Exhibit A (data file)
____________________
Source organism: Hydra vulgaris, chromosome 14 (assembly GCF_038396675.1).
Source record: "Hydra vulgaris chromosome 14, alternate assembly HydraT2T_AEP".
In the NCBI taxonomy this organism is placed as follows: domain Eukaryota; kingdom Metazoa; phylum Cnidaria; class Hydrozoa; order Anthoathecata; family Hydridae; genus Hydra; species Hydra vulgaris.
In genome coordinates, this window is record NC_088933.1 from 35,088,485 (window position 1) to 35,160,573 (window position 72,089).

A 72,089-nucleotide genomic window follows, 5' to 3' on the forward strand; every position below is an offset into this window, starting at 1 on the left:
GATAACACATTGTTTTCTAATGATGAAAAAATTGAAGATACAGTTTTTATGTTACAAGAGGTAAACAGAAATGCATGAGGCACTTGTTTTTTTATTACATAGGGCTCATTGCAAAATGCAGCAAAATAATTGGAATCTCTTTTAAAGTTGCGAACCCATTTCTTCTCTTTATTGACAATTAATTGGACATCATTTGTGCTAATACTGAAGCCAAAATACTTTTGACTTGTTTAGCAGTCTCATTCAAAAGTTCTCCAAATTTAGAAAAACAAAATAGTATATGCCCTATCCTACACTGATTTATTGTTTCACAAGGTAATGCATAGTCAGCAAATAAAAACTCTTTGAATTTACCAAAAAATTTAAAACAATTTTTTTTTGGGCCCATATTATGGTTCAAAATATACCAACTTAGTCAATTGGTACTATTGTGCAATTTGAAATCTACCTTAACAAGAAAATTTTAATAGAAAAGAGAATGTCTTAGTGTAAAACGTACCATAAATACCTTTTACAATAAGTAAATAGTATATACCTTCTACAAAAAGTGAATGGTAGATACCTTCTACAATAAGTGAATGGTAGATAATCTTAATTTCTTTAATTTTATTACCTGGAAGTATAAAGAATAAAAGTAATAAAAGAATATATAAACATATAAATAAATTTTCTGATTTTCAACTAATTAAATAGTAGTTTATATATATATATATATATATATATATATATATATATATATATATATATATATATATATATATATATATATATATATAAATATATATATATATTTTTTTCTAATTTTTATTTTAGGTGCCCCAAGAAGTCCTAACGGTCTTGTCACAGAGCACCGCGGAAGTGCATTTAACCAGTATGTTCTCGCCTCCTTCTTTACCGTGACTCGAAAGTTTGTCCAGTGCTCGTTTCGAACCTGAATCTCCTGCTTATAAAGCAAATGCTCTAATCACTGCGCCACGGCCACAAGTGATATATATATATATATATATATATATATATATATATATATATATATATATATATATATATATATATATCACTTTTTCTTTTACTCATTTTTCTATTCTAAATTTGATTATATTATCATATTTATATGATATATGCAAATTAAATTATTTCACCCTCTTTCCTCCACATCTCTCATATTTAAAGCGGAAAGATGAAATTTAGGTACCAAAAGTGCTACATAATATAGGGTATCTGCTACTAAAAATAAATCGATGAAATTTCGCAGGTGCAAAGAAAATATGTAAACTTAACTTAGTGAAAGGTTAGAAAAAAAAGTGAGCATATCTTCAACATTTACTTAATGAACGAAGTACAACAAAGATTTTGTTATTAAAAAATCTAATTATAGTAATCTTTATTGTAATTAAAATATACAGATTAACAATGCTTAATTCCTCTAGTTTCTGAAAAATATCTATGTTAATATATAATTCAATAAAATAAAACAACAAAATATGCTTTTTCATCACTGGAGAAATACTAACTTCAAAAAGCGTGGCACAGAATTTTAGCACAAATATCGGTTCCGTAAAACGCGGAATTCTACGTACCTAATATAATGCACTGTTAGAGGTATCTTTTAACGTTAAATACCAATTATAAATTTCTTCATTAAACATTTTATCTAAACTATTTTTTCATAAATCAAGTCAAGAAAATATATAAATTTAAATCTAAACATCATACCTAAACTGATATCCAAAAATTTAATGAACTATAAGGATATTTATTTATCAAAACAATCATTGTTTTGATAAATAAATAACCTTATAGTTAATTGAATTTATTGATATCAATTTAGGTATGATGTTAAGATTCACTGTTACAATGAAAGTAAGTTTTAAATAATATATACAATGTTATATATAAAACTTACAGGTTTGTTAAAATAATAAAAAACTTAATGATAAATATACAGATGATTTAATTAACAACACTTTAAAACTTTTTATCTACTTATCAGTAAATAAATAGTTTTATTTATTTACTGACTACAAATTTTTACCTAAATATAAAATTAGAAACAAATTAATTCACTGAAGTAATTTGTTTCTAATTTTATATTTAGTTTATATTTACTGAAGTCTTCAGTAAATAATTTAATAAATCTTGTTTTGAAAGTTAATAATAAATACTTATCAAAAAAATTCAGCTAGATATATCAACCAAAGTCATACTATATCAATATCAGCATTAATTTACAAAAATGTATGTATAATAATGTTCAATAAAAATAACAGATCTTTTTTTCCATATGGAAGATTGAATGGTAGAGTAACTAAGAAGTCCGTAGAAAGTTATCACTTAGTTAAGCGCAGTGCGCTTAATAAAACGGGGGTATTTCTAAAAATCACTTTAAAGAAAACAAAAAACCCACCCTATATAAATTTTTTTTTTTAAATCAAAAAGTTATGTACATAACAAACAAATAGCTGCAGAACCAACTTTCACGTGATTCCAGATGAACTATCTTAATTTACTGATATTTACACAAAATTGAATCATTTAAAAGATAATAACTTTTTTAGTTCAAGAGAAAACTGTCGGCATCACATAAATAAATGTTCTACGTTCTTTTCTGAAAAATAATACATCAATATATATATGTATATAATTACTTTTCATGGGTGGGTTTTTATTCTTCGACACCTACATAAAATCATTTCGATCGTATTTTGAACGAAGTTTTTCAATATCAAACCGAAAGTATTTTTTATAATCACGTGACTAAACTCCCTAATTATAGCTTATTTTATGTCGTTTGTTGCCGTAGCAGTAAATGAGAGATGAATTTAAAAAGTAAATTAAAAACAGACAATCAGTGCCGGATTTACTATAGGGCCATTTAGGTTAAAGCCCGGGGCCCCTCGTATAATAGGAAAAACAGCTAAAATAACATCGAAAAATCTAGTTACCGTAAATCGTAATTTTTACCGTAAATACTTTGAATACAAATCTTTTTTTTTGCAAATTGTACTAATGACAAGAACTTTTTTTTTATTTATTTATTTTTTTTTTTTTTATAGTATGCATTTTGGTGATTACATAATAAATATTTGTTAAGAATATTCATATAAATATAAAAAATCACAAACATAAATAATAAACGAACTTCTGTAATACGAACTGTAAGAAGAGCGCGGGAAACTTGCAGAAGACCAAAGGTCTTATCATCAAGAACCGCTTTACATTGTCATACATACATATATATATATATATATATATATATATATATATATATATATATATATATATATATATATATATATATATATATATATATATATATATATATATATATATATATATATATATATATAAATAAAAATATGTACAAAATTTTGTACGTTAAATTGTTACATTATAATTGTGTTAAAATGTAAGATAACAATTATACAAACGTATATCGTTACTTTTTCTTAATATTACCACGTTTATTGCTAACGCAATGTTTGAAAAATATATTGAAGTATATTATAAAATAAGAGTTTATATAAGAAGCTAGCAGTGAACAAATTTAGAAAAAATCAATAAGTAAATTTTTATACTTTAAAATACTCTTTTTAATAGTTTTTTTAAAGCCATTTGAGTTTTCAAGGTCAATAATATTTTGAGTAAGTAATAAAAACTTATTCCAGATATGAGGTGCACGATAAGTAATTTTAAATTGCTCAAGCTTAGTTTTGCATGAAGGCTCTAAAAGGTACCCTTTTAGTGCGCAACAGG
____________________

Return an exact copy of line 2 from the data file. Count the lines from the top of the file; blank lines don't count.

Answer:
Source record: "Hydra vulgaris chromosome 14, alternate assembly HydraT2T_AEP".